Objective: To determine the antigenic determinants and specific molecular requirements for the generation of autoregulatory neuroantigen-specific CD81 T cells in models of multiple sclerosis (MS). Methods: We have previously shown that MOG35-55-specific CD81 T cells suppress experimental autoimmune encephalomyelitis (EAE) in the C57BL/6 model. In this study, we utilized multiple models of EAE to assess the ability to generate autoregulatory CD81 T cells. Results: We demonstrate that alternative myelin peptides (PLP178-191) and other susceptible mouse strains (SJL) generated myelin-specific CD81 T cells, which were fully capable of suppressing disease. The disease-ameliorating function of these cells was dependent on the specific cognate myelin antigen. Generation of these autoregulatory CD81 T cells was not affected by thymic selection, but was dependent on the presence of both CD41 and CD81 T-cell epitopes in the immunizing encephalitogenic antigen. Conclusions: These studies show that the generation of autoregulatory CD81 T cells is a more generalized, antigen-specific phenomenon across multiple neuroantigens and mouse strains, with significant implications in understanding disease regulation.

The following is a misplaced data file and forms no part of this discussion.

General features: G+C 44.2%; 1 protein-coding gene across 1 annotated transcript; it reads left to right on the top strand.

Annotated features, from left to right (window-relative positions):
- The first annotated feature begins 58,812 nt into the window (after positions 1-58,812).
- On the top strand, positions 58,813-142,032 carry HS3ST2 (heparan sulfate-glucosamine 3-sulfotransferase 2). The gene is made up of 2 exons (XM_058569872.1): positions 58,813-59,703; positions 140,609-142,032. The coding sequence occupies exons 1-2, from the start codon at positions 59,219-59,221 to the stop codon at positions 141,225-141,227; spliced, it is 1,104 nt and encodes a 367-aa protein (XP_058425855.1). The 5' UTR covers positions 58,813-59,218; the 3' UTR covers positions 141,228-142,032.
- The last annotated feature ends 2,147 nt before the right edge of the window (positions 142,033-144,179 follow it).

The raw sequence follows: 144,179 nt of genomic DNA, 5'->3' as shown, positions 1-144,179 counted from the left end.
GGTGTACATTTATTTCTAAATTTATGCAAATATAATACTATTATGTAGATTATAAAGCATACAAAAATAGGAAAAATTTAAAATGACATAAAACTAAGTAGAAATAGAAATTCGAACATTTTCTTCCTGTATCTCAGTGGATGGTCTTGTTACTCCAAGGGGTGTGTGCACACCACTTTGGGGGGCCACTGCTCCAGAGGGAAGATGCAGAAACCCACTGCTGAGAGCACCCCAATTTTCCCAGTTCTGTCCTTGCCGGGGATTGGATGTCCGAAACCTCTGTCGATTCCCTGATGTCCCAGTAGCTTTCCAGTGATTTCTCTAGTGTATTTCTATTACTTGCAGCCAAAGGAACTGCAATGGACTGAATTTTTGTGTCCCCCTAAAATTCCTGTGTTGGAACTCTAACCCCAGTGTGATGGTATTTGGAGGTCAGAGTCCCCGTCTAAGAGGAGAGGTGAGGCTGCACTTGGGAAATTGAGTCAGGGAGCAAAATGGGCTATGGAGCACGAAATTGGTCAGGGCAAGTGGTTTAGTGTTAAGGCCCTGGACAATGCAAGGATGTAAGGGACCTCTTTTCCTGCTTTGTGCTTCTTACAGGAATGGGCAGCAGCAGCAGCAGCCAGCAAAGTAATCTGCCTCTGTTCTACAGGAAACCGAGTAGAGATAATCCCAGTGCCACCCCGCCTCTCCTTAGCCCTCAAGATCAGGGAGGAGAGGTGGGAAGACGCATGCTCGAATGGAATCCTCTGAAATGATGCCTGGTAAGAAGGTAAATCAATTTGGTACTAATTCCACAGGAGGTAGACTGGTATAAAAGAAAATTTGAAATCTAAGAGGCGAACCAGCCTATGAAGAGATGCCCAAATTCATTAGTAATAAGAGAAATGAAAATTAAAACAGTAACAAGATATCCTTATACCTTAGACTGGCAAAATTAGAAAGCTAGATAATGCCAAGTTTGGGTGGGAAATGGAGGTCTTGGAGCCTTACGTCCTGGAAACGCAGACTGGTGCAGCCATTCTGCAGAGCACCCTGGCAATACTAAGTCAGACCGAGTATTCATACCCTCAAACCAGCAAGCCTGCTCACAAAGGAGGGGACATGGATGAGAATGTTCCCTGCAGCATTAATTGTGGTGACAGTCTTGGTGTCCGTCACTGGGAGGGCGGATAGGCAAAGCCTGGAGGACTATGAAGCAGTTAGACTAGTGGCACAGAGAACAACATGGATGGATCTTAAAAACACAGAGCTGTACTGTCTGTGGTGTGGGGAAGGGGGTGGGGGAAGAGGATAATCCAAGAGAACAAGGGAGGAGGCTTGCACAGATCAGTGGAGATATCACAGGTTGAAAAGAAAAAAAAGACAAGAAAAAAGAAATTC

ASJC Scopus subject areas
- Clinical Neurology